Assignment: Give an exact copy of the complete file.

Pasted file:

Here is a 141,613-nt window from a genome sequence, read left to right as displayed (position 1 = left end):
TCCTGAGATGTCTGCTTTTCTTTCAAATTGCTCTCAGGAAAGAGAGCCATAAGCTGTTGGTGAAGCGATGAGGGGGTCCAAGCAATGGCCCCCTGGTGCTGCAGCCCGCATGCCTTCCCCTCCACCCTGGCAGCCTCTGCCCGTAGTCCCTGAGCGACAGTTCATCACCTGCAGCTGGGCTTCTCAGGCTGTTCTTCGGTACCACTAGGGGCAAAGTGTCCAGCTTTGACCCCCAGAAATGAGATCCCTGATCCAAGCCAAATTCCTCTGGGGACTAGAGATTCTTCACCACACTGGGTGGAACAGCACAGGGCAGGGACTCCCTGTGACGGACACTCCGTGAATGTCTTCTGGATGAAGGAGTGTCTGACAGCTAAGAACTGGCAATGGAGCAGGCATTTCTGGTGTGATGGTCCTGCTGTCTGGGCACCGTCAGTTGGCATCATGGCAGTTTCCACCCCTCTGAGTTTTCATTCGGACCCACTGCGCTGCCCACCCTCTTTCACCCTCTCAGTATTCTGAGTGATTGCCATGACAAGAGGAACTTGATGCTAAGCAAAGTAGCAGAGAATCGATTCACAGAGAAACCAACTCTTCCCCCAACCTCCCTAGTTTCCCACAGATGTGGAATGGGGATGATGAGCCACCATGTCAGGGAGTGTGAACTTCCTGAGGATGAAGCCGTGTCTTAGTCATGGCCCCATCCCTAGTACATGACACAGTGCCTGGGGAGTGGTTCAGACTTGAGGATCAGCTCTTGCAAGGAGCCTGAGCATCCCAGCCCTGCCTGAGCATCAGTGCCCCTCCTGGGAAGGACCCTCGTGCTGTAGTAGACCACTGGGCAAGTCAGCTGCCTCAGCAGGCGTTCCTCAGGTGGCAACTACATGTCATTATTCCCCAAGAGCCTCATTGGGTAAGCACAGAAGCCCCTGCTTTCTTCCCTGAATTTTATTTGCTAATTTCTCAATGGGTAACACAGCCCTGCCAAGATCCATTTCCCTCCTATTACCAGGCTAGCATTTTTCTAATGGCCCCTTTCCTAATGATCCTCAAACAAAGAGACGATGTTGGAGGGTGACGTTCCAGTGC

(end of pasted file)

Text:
Here is a 141,613-nt window from a genome sequence, read left to right as displayed (position 1 = left end):
TCCTGAGATGTCTGCTTTTCTTTCAAATTGCTCTCAGGAAAGAGAGCCATAAGCTGTTGGTGAAGCGATGAGGGGGTCCAAGCAATGGCCCCCTGGTGCTGCAGCCCGCATGCCTTCCCCTCCACCCTGGCAGCCTCTGCCCGTAGTCCCTGAGCGACAGTTCATCACCTGCAGCTGGGCTTCTCAGGCTGTTCTTCGGTACCACTAGGGGCAAAGTGTCCAGCTTTGACCCCCAGAAATGAGATCCCTGATCCAAGCCAAATTCCTCTGGGGACTAGAGATTCTTCACCACACTGGGTGGAACAGCACAGGGCAGGGACTCCCTGTGACGGACACTCCGTGAATGTCTTCTGGATGAAGGAGTGTCTGACAGCTAAGAACTGGCAATGGAGCAGGCATTTCTGGTGTGATGGTCCTGCTGTCTGGGCACCGTCAGTTGGCATCATGGCAGTTTCCACCCCTCTGAGTTTTCATTCGGACCCACTGCGCTGCCCACCCTCTTTCACCCTCTCAGTATTCTGAGTGATTGCCATGACAAGAGGAACTTGATGCTAAGCAAAGTAGCAGAGAATCGATTCACAGAGAAACCAACTCTTCCCCCAACCTCCCTAGTTTCCCACAGATGTGGAATGGGGATGATGAGCCACCATGTCAGGGAGTGTGAACTTCCTGAGGATGAAGCCGTGTCTTAGTCATGGCCCCATCCCTAGTACATGACACAGTGCCTGGGGAGTGGTTCAGACTTGAGGATCAGCTCTTGCAAGGAGCCTGAGCATCCCAGCCCTGCCTGAGCATCAGTGCCCCTCCTGGGAAGGACCCTCGTGCTGTAGTAGACCACTGGGCAAGTCAGCTGCCTCAGCAGGCGTTCCTCAGGTGGCAACTACATGTCATTATTCCCCAAGAGCCTCATTGGGTAAGCACAGAAGCCCCTGCTTTCTTCCCTGAATTTTATTTGCTAATTTCTCAATGGGTAACACAGCCCTGCCAAGATCCATTTCCCTCCTATTACCAGGCTAGCATTTTTCTAATGGCCCCTTTCCTAATGATCCTCAAACAAAGAGACGATGTTGGAGGGTGACGTTCCAGTGC